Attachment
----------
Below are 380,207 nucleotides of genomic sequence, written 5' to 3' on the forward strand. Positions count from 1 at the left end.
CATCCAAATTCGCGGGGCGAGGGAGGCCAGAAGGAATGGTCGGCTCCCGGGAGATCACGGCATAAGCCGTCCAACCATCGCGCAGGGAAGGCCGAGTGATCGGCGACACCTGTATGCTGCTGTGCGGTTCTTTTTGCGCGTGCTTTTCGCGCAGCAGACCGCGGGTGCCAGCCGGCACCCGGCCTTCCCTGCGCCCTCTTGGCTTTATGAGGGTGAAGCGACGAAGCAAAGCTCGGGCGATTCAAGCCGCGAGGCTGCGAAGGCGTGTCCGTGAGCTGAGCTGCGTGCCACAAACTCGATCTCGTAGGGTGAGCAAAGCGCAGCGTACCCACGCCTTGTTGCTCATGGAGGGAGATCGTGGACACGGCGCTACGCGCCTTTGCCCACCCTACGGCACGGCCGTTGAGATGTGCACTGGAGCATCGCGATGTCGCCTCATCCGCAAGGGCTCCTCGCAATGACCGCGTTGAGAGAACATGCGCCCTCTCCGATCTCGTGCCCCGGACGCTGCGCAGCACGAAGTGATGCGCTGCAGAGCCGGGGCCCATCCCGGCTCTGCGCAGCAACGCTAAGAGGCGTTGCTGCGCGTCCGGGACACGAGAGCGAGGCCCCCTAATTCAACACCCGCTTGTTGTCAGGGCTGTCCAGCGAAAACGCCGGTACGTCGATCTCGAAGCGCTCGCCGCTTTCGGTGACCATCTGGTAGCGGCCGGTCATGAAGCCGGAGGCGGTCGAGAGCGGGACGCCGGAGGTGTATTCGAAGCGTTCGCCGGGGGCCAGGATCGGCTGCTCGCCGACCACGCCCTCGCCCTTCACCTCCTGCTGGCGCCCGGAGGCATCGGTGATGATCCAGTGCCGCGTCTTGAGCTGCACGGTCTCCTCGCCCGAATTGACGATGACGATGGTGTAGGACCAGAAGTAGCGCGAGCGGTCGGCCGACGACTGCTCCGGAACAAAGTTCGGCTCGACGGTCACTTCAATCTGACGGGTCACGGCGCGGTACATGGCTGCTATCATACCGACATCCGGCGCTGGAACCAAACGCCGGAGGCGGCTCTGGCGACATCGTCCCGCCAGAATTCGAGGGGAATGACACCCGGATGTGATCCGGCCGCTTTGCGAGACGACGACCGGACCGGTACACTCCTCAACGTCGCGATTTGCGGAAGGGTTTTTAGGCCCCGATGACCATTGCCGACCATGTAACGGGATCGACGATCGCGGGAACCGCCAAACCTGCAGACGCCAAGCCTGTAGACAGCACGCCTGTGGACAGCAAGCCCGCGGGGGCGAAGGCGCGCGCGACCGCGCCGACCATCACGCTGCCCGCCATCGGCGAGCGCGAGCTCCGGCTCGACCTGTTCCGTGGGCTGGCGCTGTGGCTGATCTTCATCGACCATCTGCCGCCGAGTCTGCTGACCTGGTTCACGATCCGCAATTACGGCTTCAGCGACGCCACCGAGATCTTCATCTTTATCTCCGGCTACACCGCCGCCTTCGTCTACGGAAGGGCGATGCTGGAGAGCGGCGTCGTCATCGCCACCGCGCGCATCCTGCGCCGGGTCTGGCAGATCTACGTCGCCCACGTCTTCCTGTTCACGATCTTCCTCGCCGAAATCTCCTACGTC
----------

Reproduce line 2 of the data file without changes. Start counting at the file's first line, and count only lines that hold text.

CATCCAAATTCGCGGGGCGAGGGAGGCCAGAAGGAATGGTCGGCTCCCGGGAGATCACGGCATAAGCCGTCCAACCATCGCGCAGGGAAGGCCGAGTGATCGGCGACACCTGTATGCTGCTGTGCGGTTCTTTTTGCGCGTGCTTTTCGCGCAGCAGACCGCGGGTGCCAGCCGGCACCCGGCCTTCCCTGCGCCCTCTTGGCTTTATGAGGGTGAAGCGACGAAGCAAAGCTCGGGCGATTCAAGCCGCGAGGCTGCGAAGGCGTGTCCGTGAGCTGAGCTGCGTGCCACAAACTCGATCTCGTAGGGTGAGCAAAGCGCAGCGTACCCACGCCTTGTTGCTCATGGAGGGAGATCGTGGACACGGCGCTACGCGCCTTTGCCCACCCTACGGCACGGCCGTTGAGATGTGCACTGGAGCATCGCGATGTCGCCTCATCCGCAAGGGCTCCTCGCAATGACCGCGTTGAGAGAACATGCGCCCTCTCCGATCTCGTGCCCCGGACGCTGCGCAGCACGAAGTGATGCGCTGCAGAGCCGGGGCCCATCCCGGCTCTGCGCAGCAACGCTAAGAGGCGTTGCTGCGCGTCCGGGACACGAGAGCGAGGCCCCCTAATTCAACACCCGCTTGTTGTCAGGGCTGTCCAGCGAAAACGCCGGTACGTCGATCTCGAAGCGCTCGCCGCTTTCGGTGACCATCTGGTAGCGGCCGGTCATGAAGCCGGAGGCGGTCGAGAGCGGGACGCCGGAGGTGTATTCGAAGCGTTCGCCGGGGGCCAGGATCGGCTGCTCGCCGACCACGCCCTCGCCCTTCACCTCCTGCTGGCGCCCGGAGGCATCGGTGATGATCCAGTGCCGCGTCTTGAGCTGCACGGTCTCCTCGCCCGAATTGACGATGACGATGGTGTAGGACCAGAAGTAGCGCGAGCGGTCGGCCGACGACTGCTCCGGAACAAAGTTCGGCTCGACGGTCACTTCAATCTGACGGGTCACGGCGCGGTACATGGCTGCTATCATACCGACATCCGGCGCTGGAACCAAACGCCGGAGGCGGCTCTGGCGACATCGTCCCGCCAGAATTCGAGGGGAATGACACCCGGATGTGATCCGGCCGCTTTGCGAGACGACGACCGGACCGGTACACTCCTCAACGTCGCGATTTGCGGAAGGGTTTTTAGGCCCCGATGACCATTGCCGACCATGTAACGGGATCGACGATCGCGGGAACCGCCAAACCTGCAGACGCCAAGCCTGTAGACAGCACGCCTGTGGACAGCAAGCCCGCGGGGGCGAAGGCGCGCGCGACCGCGCCGACCATCACGCTGCCCGCCATCGGCGAGCGCGAGCTCCGGCTCGACCTGTTCCGTGGGCTGGCGCTGTGGCTGATCTTCATCGACCATCTGCCGCCGAGTCTGCTGACCTGGTTCACGATCCGCAATTACGGCTTCAGCGACGCCACCGAGATCTTCATCTTTATCTCCGGCTACACCGCCGCCTTCGTCTACGGAAGGGCGATGCTGGAGAGCGGCGTCGTCATCGCCACCGCGCGCATCCTGCGCCGGGTCTGGCAGATCTACGTCGCCCACGTCTTCCTGTTCACGATCTTCCTCGCCGAAATCTCCTACGTC